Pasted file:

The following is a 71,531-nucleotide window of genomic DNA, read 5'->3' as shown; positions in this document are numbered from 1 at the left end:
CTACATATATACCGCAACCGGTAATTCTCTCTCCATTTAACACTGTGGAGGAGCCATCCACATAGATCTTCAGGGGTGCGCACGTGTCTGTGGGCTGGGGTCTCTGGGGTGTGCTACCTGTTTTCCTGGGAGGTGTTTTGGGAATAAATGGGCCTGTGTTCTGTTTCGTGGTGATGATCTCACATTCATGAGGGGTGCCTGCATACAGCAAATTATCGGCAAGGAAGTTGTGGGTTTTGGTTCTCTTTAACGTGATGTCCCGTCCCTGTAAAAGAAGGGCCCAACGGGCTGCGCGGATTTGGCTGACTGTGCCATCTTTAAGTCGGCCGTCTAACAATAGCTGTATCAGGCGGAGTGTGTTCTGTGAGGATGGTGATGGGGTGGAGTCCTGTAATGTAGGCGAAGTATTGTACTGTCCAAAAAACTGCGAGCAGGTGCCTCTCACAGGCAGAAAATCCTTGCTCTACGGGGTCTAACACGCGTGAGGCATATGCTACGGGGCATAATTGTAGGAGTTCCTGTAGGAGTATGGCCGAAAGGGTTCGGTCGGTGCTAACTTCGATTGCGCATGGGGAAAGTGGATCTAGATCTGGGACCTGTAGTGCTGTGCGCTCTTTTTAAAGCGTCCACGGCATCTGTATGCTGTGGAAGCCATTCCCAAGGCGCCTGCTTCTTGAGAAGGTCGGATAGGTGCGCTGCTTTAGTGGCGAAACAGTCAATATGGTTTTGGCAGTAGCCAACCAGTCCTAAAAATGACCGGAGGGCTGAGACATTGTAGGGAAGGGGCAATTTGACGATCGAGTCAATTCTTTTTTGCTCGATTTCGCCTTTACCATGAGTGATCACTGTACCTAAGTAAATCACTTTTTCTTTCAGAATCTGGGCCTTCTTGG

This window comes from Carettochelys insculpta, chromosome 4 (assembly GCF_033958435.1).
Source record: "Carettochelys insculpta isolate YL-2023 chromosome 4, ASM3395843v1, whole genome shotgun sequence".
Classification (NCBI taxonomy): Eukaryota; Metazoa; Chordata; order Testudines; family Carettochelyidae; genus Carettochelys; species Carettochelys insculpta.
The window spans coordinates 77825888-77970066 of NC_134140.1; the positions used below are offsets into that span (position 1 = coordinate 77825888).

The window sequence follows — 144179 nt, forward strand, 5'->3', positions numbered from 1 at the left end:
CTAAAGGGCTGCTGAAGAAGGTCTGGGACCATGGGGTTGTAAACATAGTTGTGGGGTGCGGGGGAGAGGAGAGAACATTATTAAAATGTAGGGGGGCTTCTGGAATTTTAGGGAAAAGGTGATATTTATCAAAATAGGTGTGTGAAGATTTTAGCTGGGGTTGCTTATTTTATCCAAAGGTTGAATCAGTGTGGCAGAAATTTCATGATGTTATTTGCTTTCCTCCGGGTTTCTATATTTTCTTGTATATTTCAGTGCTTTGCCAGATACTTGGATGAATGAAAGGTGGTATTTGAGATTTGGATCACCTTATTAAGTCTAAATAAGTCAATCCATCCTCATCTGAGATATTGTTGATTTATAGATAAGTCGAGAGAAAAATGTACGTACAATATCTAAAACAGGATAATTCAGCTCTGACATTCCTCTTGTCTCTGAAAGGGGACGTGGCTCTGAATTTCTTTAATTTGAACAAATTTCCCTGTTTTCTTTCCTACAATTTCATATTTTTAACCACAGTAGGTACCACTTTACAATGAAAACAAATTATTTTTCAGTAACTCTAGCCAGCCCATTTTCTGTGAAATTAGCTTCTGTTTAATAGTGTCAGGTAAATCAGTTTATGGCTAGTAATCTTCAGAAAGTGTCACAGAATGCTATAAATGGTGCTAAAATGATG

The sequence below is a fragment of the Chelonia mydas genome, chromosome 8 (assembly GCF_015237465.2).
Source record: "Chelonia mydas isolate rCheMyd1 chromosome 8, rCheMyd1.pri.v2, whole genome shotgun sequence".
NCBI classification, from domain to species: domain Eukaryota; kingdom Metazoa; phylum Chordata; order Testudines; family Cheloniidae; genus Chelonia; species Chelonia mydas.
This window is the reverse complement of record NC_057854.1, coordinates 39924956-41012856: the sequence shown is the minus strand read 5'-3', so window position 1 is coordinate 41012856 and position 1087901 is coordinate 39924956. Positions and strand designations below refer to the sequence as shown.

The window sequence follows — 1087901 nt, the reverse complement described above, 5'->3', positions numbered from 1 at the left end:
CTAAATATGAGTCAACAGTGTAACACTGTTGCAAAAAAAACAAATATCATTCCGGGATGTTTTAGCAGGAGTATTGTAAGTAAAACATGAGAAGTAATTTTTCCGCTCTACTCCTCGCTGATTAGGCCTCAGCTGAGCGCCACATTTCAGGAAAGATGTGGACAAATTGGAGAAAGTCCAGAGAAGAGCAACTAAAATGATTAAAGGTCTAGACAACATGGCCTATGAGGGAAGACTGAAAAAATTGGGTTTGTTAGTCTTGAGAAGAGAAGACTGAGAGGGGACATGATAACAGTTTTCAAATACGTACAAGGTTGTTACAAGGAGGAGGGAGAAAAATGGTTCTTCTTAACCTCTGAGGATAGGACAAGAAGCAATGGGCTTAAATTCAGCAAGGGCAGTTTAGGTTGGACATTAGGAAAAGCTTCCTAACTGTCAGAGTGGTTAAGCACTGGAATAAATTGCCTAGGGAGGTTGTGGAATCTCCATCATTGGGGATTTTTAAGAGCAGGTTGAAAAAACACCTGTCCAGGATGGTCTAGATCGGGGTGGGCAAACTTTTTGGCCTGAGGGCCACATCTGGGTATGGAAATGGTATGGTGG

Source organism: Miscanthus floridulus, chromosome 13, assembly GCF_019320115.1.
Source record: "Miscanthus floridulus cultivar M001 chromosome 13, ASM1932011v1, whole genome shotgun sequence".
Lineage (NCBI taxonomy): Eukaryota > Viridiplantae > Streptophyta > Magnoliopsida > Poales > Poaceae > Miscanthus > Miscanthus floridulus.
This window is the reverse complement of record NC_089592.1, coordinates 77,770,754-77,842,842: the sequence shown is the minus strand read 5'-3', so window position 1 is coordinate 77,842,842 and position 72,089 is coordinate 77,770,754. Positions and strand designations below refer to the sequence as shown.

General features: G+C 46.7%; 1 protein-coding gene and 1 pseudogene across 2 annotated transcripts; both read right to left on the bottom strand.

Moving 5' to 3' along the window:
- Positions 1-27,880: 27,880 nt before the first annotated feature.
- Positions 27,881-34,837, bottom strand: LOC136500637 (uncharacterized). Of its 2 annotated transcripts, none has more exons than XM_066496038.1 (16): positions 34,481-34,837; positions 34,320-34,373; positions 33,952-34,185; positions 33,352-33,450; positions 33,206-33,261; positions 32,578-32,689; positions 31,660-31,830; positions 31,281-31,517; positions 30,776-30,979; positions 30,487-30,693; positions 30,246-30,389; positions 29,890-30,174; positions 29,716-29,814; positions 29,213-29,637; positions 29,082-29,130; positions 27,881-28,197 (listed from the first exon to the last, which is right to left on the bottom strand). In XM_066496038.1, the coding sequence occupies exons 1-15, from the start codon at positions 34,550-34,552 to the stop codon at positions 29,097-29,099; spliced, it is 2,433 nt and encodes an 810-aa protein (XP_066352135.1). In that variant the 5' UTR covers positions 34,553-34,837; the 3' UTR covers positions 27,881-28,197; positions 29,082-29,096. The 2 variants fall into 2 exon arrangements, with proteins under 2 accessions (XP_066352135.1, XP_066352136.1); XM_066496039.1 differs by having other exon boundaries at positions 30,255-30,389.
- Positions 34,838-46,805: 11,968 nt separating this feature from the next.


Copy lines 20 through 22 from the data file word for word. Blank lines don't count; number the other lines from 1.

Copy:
Moving 5' to 3' along the window:
- Positions 1-27,880: 27,880 nt before the first annotated feature.
- Positions 27,881-34,837, bottom strand: LOC136500637 (uncharacterized). Of its 2 annotated transcripts, none has more exons than XM_066496038.1 (16): positions 34,481-34,837; positions 34,320-34,373; positions 33,952-34,185; positions 33,352-33,450; positions 33,206-33,261; positions 32,578-32,689; positions 31,660-31,830; positions 31,281-31,517; positions 30,776-30,979; positions 30,487-30,693; positions 30,246-30,389; positions 29,890-30,174; positions 29,716-29,814; positions 29,213-29,637; positions 29,082-29,130; positions 27,881-28,197 (listed from the first exon to the last, which is right to left on the bottom strand). In XM_066496038.1, the coding sequence occupies exons 1-15, from the start codon at positions 34,550-34,552 to the stop codon at positions 29,097-29,099; spliced, it is 2,433 nt and encodes an 810-aa protein (XP_066352135.1). In that variant the 5' UTR covers positions 34,553-34,837; the 3' UTR covers positions 27,881-28,197; positions 29,082-29,096. The 2 variants fall into 2 exon arrangements, with proteins under 2 accessions (XP_066352135.1, XP_066352136.1); XM_066496039.1 differs by having other exon boundaries at positions 30,255-30,389.